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Thread: Italian Vetterli wallhanger

  1. #1
    Boolit Master
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    Italian Vetterli wallhanger

    A dealer in an antique shop in NH had an Italian Vetterli in 6.5mm with matching numbers, including the numbers stamped on the stock and a cartouche on the left side. It had a date of 1875 stamped, a Torino stamp and a bunch of other markings. The bore was decent. But, it had holes drilled in the wood - one in the stock and one in the forearm - that's how it was hung on the wall. And, he didn't know if it had a firing pin. I know the history of the Italian Vetterlis - they were meant to be a last ditch, no other choice weapon and probably shouldn't be fired.
    I asked him the price and he said $130, so I grabbed it. Got it home, took the bolt apart and it does have a firing pin. I'm in the process of cleaning everything now.
    As a rule, after being checked, are they shooters?
    Last edited by Battis; 11-04-2018 at 11:16 PM.

  2. #2
    Boolit Master

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    I'd try shooting it.

  3. #3
    Boolit Buddy

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    I just sold one that I shot quite a bit. Cast boolit with Unique. One problem I had is there is no adjustment for windage and it shot 4" left at 50 yds. Had to resort to Kentucky Windage. It got a lot of attention at the range.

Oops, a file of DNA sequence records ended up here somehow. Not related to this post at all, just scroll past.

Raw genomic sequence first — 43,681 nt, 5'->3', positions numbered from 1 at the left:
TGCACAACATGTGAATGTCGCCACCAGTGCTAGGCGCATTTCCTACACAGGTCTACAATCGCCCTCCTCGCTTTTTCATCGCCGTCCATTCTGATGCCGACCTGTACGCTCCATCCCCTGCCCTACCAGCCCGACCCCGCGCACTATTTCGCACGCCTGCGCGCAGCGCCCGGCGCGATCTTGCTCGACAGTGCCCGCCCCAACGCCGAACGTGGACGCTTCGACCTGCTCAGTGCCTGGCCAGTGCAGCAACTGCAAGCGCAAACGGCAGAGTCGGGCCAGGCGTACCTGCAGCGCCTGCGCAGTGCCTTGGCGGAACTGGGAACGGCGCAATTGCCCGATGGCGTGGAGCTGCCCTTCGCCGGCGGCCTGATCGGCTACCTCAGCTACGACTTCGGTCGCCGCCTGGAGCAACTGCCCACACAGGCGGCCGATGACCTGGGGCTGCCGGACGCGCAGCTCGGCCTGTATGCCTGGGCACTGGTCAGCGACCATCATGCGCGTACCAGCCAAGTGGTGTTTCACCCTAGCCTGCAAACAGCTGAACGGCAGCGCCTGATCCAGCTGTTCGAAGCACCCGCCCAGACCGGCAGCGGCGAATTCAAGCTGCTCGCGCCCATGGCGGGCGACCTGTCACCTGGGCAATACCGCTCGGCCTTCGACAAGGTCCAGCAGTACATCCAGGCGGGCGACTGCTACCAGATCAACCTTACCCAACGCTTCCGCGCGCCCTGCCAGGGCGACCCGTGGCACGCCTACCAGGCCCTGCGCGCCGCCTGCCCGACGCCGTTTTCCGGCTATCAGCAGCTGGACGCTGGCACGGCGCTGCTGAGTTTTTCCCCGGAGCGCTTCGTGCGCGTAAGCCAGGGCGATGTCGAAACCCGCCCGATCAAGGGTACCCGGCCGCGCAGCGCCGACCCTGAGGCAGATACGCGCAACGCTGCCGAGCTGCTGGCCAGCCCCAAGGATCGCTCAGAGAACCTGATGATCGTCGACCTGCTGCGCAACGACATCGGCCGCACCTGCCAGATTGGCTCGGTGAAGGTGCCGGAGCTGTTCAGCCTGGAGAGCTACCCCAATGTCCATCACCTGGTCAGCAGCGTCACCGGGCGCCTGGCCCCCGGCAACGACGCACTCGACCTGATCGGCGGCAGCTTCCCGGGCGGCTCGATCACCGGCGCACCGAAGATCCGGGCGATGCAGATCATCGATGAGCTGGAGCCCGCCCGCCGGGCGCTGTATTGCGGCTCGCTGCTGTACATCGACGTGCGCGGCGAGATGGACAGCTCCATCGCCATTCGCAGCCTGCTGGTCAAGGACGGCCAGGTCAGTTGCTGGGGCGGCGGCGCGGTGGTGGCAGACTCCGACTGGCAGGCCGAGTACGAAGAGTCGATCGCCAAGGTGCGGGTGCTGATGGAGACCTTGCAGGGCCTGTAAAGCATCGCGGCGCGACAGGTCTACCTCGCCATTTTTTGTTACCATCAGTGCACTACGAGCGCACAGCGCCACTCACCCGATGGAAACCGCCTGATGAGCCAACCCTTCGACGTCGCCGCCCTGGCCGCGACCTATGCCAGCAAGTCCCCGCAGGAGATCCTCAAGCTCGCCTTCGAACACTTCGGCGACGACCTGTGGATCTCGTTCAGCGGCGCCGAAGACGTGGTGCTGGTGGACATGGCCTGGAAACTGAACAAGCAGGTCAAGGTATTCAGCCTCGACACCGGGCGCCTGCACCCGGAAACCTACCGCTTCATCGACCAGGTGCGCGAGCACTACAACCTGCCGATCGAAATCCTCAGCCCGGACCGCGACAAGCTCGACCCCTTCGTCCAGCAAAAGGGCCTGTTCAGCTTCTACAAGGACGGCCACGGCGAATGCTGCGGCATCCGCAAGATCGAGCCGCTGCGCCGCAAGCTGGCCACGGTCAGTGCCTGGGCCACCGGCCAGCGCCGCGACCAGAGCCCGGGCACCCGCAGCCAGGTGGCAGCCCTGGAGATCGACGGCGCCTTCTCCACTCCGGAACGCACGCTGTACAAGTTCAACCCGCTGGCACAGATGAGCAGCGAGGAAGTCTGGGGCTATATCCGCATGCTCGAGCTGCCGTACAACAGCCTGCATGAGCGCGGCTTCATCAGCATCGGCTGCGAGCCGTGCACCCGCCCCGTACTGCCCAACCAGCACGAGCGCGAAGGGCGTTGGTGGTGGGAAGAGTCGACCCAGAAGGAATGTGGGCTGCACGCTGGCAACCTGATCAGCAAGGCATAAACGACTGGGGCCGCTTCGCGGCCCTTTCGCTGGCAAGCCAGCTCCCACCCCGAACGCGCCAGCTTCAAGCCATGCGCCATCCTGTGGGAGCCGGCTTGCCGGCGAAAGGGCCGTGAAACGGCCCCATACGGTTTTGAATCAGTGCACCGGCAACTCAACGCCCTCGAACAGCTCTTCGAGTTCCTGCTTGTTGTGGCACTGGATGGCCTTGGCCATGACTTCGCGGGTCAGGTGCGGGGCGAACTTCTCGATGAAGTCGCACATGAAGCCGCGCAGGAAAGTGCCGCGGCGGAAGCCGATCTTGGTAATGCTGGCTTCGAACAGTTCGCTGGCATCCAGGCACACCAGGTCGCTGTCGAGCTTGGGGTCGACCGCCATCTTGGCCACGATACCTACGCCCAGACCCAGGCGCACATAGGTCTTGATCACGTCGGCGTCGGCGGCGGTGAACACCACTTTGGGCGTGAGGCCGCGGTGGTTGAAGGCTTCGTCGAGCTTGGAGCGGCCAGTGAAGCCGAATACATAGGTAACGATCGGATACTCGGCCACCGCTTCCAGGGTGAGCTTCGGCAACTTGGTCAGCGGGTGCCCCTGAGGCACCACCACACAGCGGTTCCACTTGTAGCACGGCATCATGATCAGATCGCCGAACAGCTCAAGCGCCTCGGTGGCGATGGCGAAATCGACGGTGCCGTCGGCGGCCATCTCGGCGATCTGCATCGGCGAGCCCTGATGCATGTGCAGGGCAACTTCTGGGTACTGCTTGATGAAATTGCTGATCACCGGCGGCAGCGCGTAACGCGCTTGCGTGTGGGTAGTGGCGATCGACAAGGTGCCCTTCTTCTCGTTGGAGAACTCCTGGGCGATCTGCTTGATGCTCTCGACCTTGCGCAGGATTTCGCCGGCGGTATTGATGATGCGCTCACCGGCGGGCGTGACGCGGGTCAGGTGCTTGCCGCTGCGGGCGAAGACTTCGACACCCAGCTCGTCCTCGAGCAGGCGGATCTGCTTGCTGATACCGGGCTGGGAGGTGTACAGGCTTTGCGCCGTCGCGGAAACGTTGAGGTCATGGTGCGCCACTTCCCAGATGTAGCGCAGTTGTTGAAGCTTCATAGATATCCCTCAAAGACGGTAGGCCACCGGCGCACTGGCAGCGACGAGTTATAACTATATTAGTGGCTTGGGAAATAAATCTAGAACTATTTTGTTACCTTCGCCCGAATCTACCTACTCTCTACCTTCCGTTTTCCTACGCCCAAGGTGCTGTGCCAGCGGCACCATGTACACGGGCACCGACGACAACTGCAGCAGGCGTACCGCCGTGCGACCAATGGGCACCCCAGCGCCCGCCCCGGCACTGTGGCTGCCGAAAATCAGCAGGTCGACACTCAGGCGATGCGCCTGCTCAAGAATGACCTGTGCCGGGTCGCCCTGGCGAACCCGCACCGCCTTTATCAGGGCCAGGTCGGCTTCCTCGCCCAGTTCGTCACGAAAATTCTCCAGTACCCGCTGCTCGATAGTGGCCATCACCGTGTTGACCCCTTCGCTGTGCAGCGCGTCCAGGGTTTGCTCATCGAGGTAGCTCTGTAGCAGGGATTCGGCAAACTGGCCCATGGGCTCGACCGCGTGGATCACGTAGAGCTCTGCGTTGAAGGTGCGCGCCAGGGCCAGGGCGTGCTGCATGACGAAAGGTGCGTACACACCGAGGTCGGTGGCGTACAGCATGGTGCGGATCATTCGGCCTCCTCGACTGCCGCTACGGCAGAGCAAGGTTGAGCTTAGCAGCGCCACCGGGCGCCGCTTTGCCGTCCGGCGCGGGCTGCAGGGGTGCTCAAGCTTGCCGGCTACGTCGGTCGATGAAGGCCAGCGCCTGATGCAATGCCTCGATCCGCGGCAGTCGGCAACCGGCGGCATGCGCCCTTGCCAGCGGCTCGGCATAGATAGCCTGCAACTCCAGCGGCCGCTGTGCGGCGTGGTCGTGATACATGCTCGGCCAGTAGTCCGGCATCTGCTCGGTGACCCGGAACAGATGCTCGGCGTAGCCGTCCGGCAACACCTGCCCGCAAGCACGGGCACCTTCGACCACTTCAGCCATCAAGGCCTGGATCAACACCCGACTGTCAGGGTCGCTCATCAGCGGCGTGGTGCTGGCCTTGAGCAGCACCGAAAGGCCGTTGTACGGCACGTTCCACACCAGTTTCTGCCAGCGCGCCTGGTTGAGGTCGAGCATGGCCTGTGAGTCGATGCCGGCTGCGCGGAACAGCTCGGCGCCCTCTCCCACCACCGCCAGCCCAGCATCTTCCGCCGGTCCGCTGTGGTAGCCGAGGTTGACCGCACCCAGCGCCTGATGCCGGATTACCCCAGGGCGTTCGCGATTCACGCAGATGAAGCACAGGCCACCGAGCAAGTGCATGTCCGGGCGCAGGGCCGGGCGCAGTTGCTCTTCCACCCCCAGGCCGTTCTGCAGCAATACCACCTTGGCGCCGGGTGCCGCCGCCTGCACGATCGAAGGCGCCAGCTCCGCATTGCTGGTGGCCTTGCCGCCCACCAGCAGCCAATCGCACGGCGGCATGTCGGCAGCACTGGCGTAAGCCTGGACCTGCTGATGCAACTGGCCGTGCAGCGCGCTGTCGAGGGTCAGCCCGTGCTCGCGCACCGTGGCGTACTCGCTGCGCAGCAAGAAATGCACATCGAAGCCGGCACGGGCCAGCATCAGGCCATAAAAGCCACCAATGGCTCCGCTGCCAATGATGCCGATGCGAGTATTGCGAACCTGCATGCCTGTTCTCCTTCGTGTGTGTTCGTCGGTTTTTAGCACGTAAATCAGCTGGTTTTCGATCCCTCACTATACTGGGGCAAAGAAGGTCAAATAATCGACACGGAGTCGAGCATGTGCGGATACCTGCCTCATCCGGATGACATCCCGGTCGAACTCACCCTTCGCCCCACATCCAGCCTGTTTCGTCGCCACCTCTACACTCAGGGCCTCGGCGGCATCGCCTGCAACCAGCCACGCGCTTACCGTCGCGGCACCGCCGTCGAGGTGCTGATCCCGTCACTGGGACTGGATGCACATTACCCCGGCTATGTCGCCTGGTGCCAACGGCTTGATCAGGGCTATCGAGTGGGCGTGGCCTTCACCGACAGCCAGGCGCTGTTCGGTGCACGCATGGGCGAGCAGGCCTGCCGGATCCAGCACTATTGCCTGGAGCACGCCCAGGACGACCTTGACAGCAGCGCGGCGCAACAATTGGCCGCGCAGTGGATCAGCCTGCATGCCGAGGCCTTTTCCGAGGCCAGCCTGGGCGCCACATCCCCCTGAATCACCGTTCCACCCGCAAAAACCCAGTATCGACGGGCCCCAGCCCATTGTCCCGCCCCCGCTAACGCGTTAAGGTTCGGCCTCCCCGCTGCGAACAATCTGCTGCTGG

So when is this "Old enough to know better" supposed to kick in?

  4. #4
    Boolit Grand Master Outpost75's Avatar
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    These rifles were originally 10.35x46mm, but many were rebarrelled to 6.5 Carcano during WW1. The original M1870 was a single-shot and the earlier rifles were converted to a 4-round box magazine in the M1870/87. With large stocks of the older rifles on hand with the outbreak of WW1 about 400,000 rifles were converted to M1870/87/15 configuration to fire the 6.5x52mm Carcano cartridge, by fitting a 6.5mm barrel liner and replacing the magazine with one which used the 6-round Carcano en-bloc clip. The converted 6.5mm rifles were issued to territorial units, police and second-line units. In 1937 about 120,000 Vetterli-Vitali conversions were issued to colonial troops in Italian East Africa.
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  5. #5
    Boolit Master
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    they are safe to shoot. just not magnum or how hot can I go or +p loads. I would use starting loads listed in the book.

  6. #6
    Boolit Master
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    i do have 3 of The same . condition vary from Vg to poor. I have shot them with Both Military surplus and hand Loads with No problem
    I have use anywhere between 87 gn to 140 gn jacket or cast.
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  7. #7
    Boolit Master